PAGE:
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In the DMG for D&D 3.5 on page 285 there is a chart for estimating the cost of new magic items. Under the section "Special" there is an attribute titled "Multiple Different Abilities". This attribute reads "Multiple higher item cost by 2".

Does that mean that you add the highest effect cost to the price again, or add double the highest effect cost to the price?

The following two examples may explain it better than I:

Example 1:

Ability A:             1,000gp
Ability B:             3,000gp
Ability C:             5,000gp
Multiple Effect Cost:  5,000gp

Total:                14,000gp

In this example the cost of Ability C (the highest costing ability) is effectively multiplied by two by adding its cost again into the calculation.

Example 2:

Ability A:             1,000gp
Ability B:             3,000gp
Ability C:             5,000gp
Multiple Effect Cost: 10,000gp

Total:                19,000gp

In this example the cost of Ability C (the highest costing ability) is multiplied by two and added back into the cost.

The calculation comes out very differently depending on how you read that table line. I tried to reverse engineer a few items from the DMG, but failed to do so properly. Does anyone know how the rule should be read?

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  • 1
    \$\begingroup\$ Welcome to the site. Take the tour. And if there's something specific you're trying to make using these rules, add that information to the question. \$\endgroup\$ – Hey I Can Chan Nov 20 '14 at 18:05
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    \$\begingroup\$ I'm writing a program that allows you to calculate the cost of creating magic items. \$\endgroup\$ – Zell Faze Nov 20 '14 at 18:06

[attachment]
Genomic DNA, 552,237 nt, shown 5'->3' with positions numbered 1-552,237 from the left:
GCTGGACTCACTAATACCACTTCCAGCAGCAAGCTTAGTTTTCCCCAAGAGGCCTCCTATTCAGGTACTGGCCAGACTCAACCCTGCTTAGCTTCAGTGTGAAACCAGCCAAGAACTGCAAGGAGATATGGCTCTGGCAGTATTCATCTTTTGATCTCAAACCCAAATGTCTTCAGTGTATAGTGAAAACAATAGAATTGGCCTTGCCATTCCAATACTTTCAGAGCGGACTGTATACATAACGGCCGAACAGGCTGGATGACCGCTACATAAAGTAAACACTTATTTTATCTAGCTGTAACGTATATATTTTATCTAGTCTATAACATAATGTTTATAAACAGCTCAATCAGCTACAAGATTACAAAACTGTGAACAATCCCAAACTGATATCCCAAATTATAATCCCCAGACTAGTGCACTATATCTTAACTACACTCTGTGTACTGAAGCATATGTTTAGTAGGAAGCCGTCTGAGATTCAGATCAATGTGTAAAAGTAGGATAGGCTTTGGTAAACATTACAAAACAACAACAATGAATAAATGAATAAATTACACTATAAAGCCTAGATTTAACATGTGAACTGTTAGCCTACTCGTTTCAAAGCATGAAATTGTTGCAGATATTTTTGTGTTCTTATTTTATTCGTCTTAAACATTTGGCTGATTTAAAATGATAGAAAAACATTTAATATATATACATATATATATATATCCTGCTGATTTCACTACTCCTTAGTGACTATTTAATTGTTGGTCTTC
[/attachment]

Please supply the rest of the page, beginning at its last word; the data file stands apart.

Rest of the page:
• \$\begingroup\$ Do you have access to the Magic Item Compendium? It contains updated item combination rules. \$\endgroup\$ – Ernir Nov 20 '14 at 18:12
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    \$\begingroup\$ @ZellFaze that would be worth its weight in gold! Puns aside that would be a GREAT program \$\endgroup\$ – Ben-Jamin Nov 26 '14 at 18:05
  • \$\begingroup\$ Ever finish that program? \$\endgroup\$ – Please stop being evil Aug 28 '15 at 23:29
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Example 1 contains the correct reading of this rule.

As pointed out by Ernir, the Magic Item Compendium contains updated rules and clarifications for the creation of magic items.

Page number 233 of the Magic Item Compendium covers this case and states that:

In most cases, if the item is one that occupies a body slot, the cost of adding any additional ability to that item is 1-1/2 times the value of the added power (or the value of the added power plus 1/2 the value of the existing item, if the added power normally costs more than the existing item). For example, if a character adds the power to confer feather fall to her ring of jumping, the cost of adding this ability is 3,300 gp, the same as for creating a ring of feather falling × 1-1/2. On the other hand, if she were adding the power of a ring of force shield to that ring of jumping, the cost of adding the ability would be 9,750 gp (8,500 gp for the ring of force shield plus half of 2,500 gp, the price of a ring of jumping).

It is also worth noting that the Magic Item Compendium updates the cost of Multiple Different Abilities to be 1.5x instead of 2x.

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  • \$\begingroup\$ I gave u the +1 b/c i think ur answer is technically correct. IMO the reason you have low votes is b/c its hard to read. spruce it up a bit, throw in a table and viola you'd have an excellent answer \$\endgroup\$ – Ben-Jamin Nov 26 '14 at 18:07

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